“This is a huge paradigm shift,” Michael R. Taylor, the Food and Drug Administration’s top food-safety official, said in an interview. “It’s a very big step that we’re taking in building the food-safety system of the future. . . . We think it’s important for public health, but we also think it’s important for public confidence.”
Under the proposed rules, domestic importers would have to vouch for the food-safety practices of their overseas suppliers. The rules also aim to improve the consistency and transparency of foreign food-safety audits, which many companies rely on to ensure the quality of their international supply chains.
The proposals come at a time when the global food system has grown more complex and interconnected than ever, and when the volume of food pouring into the United States from every corner of the world increases each year. According to the FDA, U.S. imports come from about 150 countries. Roughly 80 percent of the seafood, half the fresh fruits and 20 percent of the vegetables consumed in the United States come from overseas. Beef, poultry and some egg products are overseen by the U.S. Department of Agriculture.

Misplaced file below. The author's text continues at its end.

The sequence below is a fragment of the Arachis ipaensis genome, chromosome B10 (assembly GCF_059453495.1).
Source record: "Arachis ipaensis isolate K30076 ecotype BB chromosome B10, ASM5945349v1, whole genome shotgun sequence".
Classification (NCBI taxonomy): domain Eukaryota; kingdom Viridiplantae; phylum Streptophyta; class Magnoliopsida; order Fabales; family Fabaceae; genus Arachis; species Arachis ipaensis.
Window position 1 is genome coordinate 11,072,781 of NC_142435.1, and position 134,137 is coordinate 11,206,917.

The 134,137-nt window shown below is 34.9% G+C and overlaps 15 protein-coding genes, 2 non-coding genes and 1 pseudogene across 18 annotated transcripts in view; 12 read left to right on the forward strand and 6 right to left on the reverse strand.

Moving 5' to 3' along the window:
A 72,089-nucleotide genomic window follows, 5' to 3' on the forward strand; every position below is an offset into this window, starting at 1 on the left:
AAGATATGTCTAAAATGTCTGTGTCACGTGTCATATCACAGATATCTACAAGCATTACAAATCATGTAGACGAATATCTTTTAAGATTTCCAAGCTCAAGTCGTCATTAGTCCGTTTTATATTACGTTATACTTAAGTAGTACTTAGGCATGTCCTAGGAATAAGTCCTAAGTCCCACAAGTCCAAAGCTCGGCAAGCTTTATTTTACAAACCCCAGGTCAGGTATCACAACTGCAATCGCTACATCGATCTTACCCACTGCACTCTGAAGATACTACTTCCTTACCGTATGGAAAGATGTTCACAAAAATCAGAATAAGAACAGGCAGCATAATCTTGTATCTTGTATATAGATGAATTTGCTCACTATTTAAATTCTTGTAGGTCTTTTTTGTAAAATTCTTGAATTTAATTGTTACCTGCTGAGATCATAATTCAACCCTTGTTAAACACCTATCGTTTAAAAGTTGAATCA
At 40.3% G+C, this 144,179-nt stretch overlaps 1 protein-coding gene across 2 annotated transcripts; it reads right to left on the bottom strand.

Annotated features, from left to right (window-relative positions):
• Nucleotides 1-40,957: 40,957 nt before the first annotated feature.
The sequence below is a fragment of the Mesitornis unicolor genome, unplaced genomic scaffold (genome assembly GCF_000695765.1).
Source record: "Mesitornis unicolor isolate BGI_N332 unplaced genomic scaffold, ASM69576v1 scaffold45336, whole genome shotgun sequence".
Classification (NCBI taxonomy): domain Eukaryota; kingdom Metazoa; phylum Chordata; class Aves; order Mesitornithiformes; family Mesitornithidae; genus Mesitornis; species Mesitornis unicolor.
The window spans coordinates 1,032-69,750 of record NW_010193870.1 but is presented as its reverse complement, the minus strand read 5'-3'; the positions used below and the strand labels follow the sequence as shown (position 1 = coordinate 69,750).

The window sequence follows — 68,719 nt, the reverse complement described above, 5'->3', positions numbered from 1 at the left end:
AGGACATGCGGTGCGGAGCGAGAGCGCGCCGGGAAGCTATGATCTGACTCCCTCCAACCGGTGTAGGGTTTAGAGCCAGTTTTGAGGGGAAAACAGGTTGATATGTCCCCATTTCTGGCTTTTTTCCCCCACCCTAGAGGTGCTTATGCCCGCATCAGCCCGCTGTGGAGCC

The FDA has a growing but limited overseas presence, and while it has ramped up inspections of foreign food facilities in recent years, investigators can reach only a tiny fraction of suppliers in any given country.
“There’s no way that the China office, for example, can actually check the food being imported to the U.S.,” said Caroline Smith DeWaal, food-safety director for the Center for Science in the Public Interest. “It would be mission impossible.”
In addition, the FDA inspects less than 2 percent of the food that crosses the border into the United States.
“We don’t have good insight into what’s going on with imported foods because they are not inspected overseas in a meaningful way or really at the point of entry,” said David Acheson, a managing director for food safety at Leavitt Partners and a former FDA official. “There’s a lack of understanding where the risks lie. We don’t know what we don’t know.”
The rules are intended to leverage the agency’s limited resources by creating a set of standards and relying on U.S. companies and foreign governments to ensure that overseas importers abide by them.
If adopted, they would create a “foreign supplier verification program,” in which U.S. companies would have clear legal responsibility for making sure their overseas suppliers meet U.S. safety standards. They also would establish a system in which the FDA could authorize foreign governments and private companies to accredit third-party auditors who could inspect overseas manufacturers that have a troubled history or whose products are deemed “high risk.”